Story originally appeared on FoodCary.
Cary, NC – The Lucy Daniels Center provides important services for Cary and the Triangle area, and now, one Cary chef is competing in their first ever tournament to help promote the cause.
Cooking for a Cause
Cooking For A Classic is the Lucy Daniels Center’s inaugural fundraiser where 16 chefs compete to see who made the better meal until one winner is crowed. The grand prize for the winner is a classic car: a restored 1969 Corvette Stingray.
Dr. Donald Rosenblitt, the center’s executive and clinical director, said the idea came from a collaboration between chefs and staff.
“Shane Bull on our board of directors and Dean Ogan from 1705 Prime conceived of this idea,” Rosenblitt said. “They started to think about a fundraiser along these lines.”
“It’s a good cause. Anything we can do to get out and help is good,” Havrish said. “And it’s a cool format. It’s different and I’m excited.”
Havrish said this will be his first cooking competition but he enjoys being creative with his cooking and thinks that will play in heavily. But Havrish also said his years of experience will give him an edge.
“After working in restaurants for so long, you know what people want,” Havrish said. “It’s the difference between an artist and a performer. A performer gives people what they know they want, an artist gives people what they want, even if they don’t know it yet.”
The first rounds of the Cooking For A Classic start on Monday, February 20 with Havrish competing against Jonathan Ballard of Raleigh’s Sassool on Wednesday, March 1, 2017. All proceeds and tickets for the event go to the Lucy Daniels Center, which is the Triangle’s largest provider of mental health care for children.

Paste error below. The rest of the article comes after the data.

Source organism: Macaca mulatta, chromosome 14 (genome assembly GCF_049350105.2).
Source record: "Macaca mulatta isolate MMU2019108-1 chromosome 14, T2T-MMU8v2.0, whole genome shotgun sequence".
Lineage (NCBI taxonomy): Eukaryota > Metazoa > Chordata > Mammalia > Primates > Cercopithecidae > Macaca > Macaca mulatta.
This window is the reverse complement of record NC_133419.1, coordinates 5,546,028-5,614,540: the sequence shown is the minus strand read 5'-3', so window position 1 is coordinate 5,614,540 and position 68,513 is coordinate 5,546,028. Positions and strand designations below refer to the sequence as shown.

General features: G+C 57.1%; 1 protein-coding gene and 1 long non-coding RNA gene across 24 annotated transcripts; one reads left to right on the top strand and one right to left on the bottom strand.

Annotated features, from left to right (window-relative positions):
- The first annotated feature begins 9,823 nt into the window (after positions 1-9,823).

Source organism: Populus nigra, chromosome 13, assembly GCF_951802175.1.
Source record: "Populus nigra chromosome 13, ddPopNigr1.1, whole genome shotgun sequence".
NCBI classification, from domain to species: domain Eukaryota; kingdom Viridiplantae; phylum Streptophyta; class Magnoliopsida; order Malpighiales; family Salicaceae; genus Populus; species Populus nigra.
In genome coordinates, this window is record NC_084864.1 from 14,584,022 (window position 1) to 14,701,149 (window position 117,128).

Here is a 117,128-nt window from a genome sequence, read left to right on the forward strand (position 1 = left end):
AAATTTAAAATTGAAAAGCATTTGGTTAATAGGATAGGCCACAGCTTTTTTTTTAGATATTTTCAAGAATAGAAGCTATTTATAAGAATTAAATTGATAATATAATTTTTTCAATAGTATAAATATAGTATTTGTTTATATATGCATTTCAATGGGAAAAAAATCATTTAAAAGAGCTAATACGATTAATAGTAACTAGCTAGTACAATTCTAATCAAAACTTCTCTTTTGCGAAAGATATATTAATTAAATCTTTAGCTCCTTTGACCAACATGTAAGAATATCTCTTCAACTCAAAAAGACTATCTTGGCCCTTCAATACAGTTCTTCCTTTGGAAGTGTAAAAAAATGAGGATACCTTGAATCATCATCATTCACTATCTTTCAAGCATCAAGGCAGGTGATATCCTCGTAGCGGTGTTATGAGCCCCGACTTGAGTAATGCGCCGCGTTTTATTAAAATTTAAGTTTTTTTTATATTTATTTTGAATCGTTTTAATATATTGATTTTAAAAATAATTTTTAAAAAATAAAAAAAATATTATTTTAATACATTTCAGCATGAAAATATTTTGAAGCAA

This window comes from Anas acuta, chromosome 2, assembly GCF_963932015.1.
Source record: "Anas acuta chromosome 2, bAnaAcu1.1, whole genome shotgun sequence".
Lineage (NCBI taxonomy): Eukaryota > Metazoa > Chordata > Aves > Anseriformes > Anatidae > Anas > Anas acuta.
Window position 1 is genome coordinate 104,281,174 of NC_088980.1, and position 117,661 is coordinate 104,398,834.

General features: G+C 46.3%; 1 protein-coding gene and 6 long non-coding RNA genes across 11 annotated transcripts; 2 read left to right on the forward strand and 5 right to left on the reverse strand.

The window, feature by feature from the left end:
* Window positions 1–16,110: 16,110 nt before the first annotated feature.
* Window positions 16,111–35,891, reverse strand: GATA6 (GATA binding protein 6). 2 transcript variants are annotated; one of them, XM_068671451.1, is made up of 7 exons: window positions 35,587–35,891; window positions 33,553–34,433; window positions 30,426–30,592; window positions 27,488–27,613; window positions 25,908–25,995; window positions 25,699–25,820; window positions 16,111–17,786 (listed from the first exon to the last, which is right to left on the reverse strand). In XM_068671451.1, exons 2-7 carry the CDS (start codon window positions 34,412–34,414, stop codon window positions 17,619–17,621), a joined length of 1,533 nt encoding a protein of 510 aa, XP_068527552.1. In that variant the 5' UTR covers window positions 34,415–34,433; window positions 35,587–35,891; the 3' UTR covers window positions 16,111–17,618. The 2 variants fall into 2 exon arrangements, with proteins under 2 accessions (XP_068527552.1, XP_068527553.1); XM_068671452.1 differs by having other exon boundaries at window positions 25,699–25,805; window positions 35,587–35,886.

“The majority of the families we serve do not pay the full cost of care and a quarter are served without any cost,” Rosenblitt said. “These funds will help us meet the gap between the cost of services and revenues. It’s an opportunity for the community to come behind us. We operate largely because of the faith and support of the community.”
Preparing for the Big Day
In the build-up to the competition, Havrish said he is slowly planning, focusing on how to execute his creations.
“I want to make it consistent for everybody and every bite,” Havrish said. “It’s like preparing a menu where I’m reverse engineering my dishes.”
Havrish said he also has to think about budgeting for the competition and how he can best pull of dozens, if not hundreds, of the same plate.
“You have aspirations for something big and ambitious but that isn’t always the best idea,” he said.
One other aspect of the Cooking For A Classic that makes it unique is chefs will also be judged on how they pair drinks with their dishes. Havrish admitted this is probably his weakest area and will be the toughest part of the competition.
“I have some people helping me learn who know what they’re doing,” he said. “And at the bistro, we use a lot of local stuff like they will have at the competition so that will make it easier.”
For attendees to the Cooking For A Classic, not only will they be eating food by some of the Triangle’s best chefs, but there will be auctions for “experiential packages” put together by each of the participating chefs.
“It could be a private tutoring class, it could be time with the chef in their kitchen, it could be a dinner party in the home of the bidder,” Rosenblitt said.
Cooking For A Classic starts on Monday, February 20, 2017 with all proceeds going to the Lucy Daniels Center, which has provided care for more than 10,000 children and families.
Story by Michael Papich. Photos by Hal Goodtree, Lindsey Chester and the Lucy Daniels Center.